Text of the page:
Jesus’ disciples heeded his call to go with him to the other side of the sea. They went with him to a place they did not want to go, a land of gentiles. This trip required a great sacrifice of both time and energy. Still, they heeded the call and went. Yet, instead of finding reward, they encountered hardship.
A great storm arose on the water that day, filling the ship with water that threatened to capsize their ship and take their lives. They put all their hopes in this man, and now they feared their hopes would be dashed to pieces with their ship and them in it.
I was invited by a friend to a Christian music festival when I was sixteen. Having not grown up in a religious home, I expected no more than a fun time with my friend. However, after a speaker presented the gospel message that first night, two seemingly contradictory feelings gripped me. I was at once deeply afraid. These people really believed all this. And, at the same time, I was deeply attracted. I never met a kinder, more joy-filled, cooperative group.
Distracted activity can rob us of what is most important in life. Take Martha for example. You would want Martha on your team. Quick to roll up her sleeves, never shy of going the extra mile, Martha got things done. When Jesus came to Martha’s town, Martha was likely the first person to invite Jesus to visit her home.
It has been said that Christians are so heavenly minded they are of no earthly good. While this may be the case with some Christians, this ought never to be the case with the Christian faith. Continue reading →
In the Book of Acts, Philip the Evangelist is led to a very prominent and prosperous Ethiopian eunuch. When Philip comes up to this eunuch’s chariot, he hears him reading a scroll of the Book of Isaiah, “He was led like a sheep to the slaughter, and as a lamb before its shearer is silent, so he did not open his mouth. In his humiliation he was deprived of justice. Who can speak of his descendants? For his life was taken from the earth.” (Acts 8:26-39) Continue reading →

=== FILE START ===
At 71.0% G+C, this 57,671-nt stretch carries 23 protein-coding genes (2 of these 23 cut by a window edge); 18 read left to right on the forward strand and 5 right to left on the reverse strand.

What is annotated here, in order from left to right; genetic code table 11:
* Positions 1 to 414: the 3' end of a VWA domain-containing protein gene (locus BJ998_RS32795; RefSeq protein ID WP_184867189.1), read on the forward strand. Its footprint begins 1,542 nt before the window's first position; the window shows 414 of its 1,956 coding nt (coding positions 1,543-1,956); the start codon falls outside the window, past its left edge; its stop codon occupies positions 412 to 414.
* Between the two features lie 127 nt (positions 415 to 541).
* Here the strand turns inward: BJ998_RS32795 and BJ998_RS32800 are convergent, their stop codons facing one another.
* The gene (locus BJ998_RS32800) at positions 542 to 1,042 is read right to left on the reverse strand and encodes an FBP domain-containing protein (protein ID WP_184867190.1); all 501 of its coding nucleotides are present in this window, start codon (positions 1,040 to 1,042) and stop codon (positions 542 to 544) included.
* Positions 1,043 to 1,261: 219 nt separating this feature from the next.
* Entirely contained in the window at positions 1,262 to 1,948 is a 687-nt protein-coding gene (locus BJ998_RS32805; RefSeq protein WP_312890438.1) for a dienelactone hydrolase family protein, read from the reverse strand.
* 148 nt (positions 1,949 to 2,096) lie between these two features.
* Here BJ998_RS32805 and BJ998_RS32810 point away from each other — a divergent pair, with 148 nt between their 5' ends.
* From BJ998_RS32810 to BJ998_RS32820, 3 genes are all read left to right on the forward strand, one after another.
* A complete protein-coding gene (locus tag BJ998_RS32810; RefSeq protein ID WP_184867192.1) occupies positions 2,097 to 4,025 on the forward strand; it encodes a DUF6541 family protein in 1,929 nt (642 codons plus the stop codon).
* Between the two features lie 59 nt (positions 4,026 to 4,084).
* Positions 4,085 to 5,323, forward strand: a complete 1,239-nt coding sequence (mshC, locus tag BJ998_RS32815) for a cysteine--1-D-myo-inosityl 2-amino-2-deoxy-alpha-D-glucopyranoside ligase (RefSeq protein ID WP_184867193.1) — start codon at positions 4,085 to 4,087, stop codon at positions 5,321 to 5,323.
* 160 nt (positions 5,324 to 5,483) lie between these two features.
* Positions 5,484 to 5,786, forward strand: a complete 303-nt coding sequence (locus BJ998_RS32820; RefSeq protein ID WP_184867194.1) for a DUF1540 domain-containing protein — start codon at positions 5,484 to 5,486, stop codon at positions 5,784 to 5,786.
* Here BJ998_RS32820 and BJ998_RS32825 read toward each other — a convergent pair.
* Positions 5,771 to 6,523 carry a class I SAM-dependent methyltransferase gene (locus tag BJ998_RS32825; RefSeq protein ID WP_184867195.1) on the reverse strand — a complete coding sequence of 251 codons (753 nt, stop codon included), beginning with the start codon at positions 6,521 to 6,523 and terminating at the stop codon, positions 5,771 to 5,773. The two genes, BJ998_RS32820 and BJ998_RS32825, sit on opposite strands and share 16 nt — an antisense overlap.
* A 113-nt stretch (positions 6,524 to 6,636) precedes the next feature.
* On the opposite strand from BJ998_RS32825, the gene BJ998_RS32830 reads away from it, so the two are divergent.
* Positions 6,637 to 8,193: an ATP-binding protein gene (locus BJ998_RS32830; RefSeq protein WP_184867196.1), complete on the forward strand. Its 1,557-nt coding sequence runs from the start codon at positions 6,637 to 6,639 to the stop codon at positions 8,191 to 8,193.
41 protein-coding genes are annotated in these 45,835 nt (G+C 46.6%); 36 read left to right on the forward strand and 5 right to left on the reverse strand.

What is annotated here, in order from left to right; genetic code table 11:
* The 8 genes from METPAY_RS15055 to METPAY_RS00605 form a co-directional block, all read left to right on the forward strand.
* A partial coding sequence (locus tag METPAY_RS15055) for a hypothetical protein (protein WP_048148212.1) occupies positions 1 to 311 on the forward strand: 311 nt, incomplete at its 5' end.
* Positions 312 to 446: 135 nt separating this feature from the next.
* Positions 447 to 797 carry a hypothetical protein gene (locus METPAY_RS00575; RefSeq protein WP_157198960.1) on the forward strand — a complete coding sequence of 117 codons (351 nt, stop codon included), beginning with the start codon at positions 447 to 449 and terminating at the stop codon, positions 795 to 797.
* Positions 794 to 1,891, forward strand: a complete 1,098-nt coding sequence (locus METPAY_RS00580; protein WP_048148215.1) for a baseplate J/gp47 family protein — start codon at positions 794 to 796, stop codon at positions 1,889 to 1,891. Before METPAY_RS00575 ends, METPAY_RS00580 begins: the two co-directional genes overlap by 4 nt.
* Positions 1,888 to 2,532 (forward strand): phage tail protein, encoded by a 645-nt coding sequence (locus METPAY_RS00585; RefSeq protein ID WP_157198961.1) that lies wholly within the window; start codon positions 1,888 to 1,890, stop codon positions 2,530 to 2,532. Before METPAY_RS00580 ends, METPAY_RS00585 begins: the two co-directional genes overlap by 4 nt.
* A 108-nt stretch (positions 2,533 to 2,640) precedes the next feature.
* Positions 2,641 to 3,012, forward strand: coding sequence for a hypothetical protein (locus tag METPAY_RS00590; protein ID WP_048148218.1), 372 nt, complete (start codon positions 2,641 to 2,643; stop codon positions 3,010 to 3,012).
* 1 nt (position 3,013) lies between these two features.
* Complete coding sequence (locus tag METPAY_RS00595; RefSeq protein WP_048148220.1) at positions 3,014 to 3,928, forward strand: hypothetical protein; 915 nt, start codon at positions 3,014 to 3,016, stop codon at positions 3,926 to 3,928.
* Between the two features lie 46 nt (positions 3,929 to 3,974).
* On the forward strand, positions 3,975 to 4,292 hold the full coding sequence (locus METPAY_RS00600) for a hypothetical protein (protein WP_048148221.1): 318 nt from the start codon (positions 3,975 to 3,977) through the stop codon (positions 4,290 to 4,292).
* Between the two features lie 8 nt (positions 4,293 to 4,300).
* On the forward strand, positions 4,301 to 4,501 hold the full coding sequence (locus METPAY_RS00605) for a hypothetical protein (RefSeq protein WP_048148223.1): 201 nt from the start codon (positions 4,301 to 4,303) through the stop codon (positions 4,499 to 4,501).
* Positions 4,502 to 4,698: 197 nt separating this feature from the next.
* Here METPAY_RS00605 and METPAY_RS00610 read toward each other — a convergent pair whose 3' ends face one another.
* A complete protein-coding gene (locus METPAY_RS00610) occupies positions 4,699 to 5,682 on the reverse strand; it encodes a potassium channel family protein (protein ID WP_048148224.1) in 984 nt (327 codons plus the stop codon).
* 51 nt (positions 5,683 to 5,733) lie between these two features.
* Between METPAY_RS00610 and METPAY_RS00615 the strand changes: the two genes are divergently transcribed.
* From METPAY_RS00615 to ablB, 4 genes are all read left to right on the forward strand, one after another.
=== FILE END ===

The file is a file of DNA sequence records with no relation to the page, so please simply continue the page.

“It is not in the still calm of life, or the repose of a pacific station, that great characters are formed. The habits of a vigorous mind are formed in contending with difficulties. Great necessities call out great virtues. When a mind is raised, and animated by scenes that engage the heart, then those qualities which would otherwise lay dormant, wake into life and form the character of the hero and the statesmen.” These are the words of Abigail Adams, wife of the second President of the United States, to her son.
The recipients of the Apostle Peter’s First Letter contended with great difficulties. They were pockets of churches in what is today modern Turkey. Many of them were planted by Jewish converts to Christianity that were exiled from Rome. They left neighbors, livelihoods, and the places of their youth, likely never to see them again. Continue reading →
At the time of writing this article, toilet paper and hand sanitizer are nowhere to be found. Flour and sugar are quickly disappearing from shelves. There are over 179,000 confirmed cases of COVID-19 worldwide, resulting in over 7,000 deaths. No vaccine is yet publicly available. In Pennsylvania, testing kits are in limited supply and schools are closed. Continue reading →